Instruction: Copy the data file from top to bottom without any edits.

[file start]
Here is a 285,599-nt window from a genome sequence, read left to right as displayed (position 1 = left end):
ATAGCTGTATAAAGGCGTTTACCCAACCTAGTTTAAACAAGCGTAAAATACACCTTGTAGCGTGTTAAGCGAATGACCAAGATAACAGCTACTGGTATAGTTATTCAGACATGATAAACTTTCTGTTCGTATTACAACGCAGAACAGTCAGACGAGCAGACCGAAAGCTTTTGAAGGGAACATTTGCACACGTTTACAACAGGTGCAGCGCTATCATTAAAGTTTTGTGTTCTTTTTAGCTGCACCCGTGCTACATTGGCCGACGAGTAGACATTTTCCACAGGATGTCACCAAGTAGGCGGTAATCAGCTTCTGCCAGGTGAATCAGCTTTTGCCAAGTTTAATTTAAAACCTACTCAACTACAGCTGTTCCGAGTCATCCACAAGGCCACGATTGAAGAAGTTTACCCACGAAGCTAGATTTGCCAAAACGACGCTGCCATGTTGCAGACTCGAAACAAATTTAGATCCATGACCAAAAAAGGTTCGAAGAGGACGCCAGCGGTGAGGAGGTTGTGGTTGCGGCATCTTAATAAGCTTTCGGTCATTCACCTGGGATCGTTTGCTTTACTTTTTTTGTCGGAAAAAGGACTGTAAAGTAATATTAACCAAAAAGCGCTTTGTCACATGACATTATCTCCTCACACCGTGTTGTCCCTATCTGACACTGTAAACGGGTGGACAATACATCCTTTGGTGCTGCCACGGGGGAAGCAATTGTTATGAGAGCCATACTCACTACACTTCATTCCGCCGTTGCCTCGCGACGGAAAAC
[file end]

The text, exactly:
Here is a 285,599-nt window from a genome sequence, read left to right as displayed (position 1 = left end):
ATAGCTGTATAAAGGCGTTTACCCAACCTAGTTTAAACAAGCGTAAAATACACCTTGTAGCGTGTTAAGCGAATGACCAAGATAACAGCTACTGGTATAGTTATTCAGACATGATAAACTTTCTGTTCGTATTACAACGCAGAACAGTCAGACGAGCAGACCGAAAGCTTTTGAAGGGAACATTTGCACACGTTTACAACAGGTGCAGCGCTATCATTAAAGTTTTGTGTTCTTTTTAGCTGCACCCGTGCTACATTGGCCGACGAGTAGACATTTTCCACAGGATGTCACCAAGTAGGCGGTAATCAGCTTCTGCCAGGTGAATCAGCTTTTGCCAAGTTTAATTTAAAACCTACTCAACTACAGCTGTTCCGAGTCATCCACAAGGCCACGATTGAAGAAGTTTACCCACGAAGCTAGATTTGCCAAAACGACGCTGCCATGTTGCAGACTCGAAACAAATTTAGATCCATGACCAAAAAAGGTTCGAAGAGGACGCCAGCGGTGAGGAGGTTGTGGTTGCGGCATCTTAATAAGCTTTCGGTCATTCACCTGGGATCGTTTGCTTTACTTTTTTTGTCGGAAAAAGGACTGTAAAGTAATATTAACCAAAAAGCGCTTTGTCACATGACATTATCTCCTCACACCGTGTTGTCCCTATCTGACACTGTAAACGGGTGGACAATACATCCTTTGGTGCTGCCACGGGGGAAGCAATTGTTATGAGAGCCATACTCACTACACTTCATTCCGCCGTTGCCTCGCGACGGAAAAC